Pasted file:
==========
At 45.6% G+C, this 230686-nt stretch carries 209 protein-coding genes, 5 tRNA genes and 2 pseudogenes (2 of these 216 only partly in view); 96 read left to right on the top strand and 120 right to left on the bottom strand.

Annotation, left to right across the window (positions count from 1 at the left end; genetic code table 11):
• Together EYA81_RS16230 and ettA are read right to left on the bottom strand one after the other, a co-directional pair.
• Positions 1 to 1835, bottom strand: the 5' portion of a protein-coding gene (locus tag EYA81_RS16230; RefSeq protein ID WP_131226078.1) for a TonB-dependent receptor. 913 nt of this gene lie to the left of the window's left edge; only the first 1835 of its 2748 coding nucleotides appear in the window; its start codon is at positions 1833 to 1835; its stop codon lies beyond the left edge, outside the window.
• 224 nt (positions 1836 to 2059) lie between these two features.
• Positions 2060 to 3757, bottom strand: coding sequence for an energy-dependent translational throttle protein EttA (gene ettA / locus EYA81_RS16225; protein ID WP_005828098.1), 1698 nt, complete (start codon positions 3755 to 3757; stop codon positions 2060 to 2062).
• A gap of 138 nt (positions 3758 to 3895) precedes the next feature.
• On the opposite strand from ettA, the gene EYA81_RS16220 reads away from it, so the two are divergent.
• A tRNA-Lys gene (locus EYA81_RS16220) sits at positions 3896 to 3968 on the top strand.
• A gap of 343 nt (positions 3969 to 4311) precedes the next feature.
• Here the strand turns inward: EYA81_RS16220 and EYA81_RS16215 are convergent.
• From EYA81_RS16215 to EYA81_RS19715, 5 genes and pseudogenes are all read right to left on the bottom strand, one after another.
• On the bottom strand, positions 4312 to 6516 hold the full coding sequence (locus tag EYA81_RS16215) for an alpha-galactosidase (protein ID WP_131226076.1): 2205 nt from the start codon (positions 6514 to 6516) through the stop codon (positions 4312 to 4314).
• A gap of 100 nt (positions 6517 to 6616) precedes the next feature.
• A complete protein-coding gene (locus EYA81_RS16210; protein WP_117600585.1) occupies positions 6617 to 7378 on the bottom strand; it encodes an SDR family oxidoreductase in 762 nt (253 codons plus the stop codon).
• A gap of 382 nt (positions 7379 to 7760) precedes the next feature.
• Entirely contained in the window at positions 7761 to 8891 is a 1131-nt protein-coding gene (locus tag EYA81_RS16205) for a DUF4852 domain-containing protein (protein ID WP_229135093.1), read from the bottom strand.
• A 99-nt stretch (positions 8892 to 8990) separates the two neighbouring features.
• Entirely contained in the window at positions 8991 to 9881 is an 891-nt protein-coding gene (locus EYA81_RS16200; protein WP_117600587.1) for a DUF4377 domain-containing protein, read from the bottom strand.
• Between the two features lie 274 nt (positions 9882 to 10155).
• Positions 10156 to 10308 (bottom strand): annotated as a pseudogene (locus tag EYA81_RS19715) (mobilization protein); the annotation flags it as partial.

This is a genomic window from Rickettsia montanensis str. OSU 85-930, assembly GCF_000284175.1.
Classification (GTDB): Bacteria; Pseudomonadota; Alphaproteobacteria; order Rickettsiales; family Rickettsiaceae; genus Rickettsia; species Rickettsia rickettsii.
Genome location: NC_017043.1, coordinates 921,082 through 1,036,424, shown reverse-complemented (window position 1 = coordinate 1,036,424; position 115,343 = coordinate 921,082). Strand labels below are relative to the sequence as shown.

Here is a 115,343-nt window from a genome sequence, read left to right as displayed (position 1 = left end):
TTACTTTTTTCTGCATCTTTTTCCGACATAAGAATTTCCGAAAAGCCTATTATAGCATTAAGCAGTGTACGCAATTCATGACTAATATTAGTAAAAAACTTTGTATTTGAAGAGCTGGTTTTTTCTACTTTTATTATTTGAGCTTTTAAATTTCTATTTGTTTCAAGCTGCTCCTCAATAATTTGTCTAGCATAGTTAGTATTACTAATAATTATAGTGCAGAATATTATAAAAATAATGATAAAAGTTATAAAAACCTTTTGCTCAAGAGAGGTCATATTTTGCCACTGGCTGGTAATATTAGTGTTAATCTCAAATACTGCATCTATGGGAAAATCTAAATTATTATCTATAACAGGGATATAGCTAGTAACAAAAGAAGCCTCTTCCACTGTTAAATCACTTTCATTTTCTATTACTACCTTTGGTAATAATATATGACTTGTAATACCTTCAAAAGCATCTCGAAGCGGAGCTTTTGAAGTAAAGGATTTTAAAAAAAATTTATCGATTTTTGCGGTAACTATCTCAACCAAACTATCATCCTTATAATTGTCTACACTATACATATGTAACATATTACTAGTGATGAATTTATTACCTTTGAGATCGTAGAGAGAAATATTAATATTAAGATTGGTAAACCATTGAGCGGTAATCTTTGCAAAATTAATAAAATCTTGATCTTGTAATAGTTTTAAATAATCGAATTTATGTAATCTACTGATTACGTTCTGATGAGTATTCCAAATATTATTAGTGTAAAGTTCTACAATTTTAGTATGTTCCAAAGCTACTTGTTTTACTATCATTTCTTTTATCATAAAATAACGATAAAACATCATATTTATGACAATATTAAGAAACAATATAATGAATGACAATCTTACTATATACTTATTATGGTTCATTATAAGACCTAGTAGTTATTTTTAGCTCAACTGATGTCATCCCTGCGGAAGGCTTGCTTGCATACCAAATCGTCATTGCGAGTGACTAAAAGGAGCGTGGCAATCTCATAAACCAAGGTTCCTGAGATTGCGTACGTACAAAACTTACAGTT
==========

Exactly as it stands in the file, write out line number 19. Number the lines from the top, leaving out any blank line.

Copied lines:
• Entirely contained in the window at positions 8991 to 9881 is an 891-nt protein-coding gene (locus EYA81_RS16200; protein WP_117600587.1) for a DUF4377 domain-containing protein, read from the bottom strand.